Joseph ben Samuel Tsarfati and Fernando de Rojas : Celestina and the world of the go-between
Hopkin, Shon David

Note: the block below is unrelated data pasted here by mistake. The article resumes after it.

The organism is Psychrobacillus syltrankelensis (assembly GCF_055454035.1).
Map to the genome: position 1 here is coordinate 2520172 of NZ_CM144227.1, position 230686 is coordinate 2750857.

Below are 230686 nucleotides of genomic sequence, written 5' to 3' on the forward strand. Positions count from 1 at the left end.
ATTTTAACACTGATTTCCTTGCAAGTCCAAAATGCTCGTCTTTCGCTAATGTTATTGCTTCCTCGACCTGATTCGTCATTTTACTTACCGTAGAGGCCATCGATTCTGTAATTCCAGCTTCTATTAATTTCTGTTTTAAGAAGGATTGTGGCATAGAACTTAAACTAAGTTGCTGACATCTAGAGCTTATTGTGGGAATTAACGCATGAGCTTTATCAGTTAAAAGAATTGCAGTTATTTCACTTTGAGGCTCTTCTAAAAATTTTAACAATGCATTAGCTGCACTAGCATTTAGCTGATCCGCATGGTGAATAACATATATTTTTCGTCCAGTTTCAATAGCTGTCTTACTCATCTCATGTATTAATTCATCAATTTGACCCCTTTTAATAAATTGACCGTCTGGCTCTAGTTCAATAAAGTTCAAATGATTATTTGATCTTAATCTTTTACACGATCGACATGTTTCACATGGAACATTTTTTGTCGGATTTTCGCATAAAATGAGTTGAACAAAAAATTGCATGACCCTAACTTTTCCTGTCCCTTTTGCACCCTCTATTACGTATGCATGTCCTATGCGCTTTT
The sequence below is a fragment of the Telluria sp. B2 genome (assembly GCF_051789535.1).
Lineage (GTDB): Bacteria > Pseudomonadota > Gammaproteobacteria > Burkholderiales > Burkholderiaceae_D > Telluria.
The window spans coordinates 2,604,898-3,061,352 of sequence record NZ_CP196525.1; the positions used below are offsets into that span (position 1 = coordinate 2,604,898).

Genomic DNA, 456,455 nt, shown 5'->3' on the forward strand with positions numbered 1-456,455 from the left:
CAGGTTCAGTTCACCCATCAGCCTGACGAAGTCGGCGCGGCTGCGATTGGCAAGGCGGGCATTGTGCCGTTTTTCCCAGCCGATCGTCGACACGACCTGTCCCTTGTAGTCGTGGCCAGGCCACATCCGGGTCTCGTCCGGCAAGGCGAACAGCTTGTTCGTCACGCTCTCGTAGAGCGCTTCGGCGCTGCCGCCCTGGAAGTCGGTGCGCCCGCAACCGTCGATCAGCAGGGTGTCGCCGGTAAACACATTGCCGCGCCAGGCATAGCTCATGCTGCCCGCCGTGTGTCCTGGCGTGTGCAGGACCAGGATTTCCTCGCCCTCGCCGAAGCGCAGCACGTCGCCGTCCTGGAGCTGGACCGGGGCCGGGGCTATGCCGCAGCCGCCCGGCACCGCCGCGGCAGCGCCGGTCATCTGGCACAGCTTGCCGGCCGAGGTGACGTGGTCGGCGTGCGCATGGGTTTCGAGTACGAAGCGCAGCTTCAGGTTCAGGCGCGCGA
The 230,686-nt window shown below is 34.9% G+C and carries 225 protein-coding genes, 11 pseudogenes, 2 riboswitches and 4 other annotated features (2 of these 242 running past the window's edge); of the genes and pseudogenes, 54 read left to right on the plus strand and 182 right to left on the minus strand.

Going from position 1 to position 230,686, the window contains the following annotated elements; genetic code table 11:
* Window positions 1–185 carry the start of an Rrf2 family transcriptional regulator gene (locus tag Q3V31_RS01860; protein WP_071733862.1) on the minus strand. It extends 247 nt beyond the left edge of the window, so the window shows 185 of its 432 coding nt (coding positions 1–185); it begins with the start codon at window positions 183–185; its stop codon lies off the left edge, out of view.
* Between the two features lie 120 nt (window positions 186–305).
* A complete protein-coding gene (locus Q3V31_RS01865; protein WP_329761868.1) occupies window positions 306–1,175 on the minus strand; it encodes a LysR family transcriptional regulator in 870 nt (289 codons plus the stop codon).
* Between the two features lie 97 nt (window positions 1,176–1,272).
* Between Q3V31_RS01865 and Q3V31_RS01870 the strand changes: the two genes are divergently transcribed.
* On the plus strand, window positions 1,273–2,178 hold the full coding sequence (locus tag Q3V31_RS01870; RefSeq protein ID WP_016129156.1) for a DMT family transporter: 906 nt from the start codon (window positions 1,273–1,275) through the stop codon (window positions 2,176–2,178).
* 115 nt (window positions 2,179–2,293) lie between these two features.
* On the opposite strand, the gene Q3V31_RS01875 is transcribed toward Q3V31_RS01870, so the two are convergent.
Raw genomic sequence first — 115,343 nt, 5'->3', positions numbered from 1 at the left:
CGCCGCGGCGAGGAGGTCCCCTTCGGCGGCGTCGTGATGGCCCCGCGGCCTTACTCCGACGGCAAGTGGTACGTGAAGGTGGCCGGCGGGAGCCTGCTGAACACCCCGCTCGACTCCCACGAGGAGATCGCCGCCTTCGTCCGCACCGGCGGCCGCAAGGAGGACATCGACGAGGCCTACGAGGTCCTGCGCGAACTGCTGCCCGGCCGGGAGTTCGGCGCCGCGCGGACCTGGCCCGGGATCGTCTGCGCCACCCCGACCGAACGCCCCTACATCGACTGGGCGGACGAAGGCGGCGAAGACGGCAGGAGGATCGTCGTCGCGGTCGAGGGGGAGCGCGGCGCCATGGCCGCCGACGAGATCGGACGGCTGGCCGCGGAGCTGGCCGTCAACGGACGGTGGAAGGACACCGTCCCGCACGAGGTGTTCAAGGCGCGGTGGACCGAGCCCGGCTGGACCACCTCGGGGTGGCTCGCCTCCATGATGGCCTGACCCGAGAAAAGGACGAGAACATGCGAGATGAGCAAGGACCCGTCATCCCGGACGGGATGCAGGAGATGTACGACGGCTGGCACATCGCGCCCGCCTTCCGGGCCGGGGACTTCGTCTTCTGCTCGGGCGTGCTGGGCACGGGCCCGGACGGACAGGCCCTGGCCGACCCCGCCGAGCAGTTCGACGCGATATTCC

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Joseph ben Samuel Tsarfati, one of the great Jewish poets and scholars of the Italian Renaissance, first translated the Spanish work Celestina (1499) by Fernando de Rojas into Hebrew in 1507. At present, only Tsarfati’s introductory poem to his translation remains. This study seeks to answer the questions: What may have been Tsarfati’s motivation to translate Celestina into Hebrew so soon after its Spanish composition? How might a Jewish audience in Rojas’s day have understood his work? In response to these questions, this study will primarily concern itself with the similarities between Rojas’s and Tsarfati’s historical situations and the literary interests that they expressed in their works, interests that could have drawn Tsarfati to translate Rojas’s work. Close readings of sections of Celestina, as well as an overview of Tsarfati’s two hundred and thirty-poem corpus and close readings of several of these poems, make up the most important part of this study’s analysis. Through this analysis, I argue that both Rojas and Tsarfati stood as transitional figures during a period of literary change, which allowed them to explore and exhibit similar themes and interests in their works. Their works thus served as a type of “go-between,” moving their audiences from the attitudes and behaviors of one era into those of a new era. Additionally, and more importantly, both men found themselves at the nexus, or point of contact, between two cultures. Rojas – as a converso serving as a lawyer and leader of a Christian community – and Tsarfati – serving as a Jewish physician to the pope – were both in a position to feel the heavy pressures of the dominant culture and to communicate with their Jewish culture in ways that subverted that pressure and power. Both Rojas and Tsarfati were fascinated with the power of language to conceal and reveal meaning and to exert influence. As men of their time, both saw romantic love as having true, intrinsic value, but at the same time used it as a metaphor for the false hope offered by the dominant culture.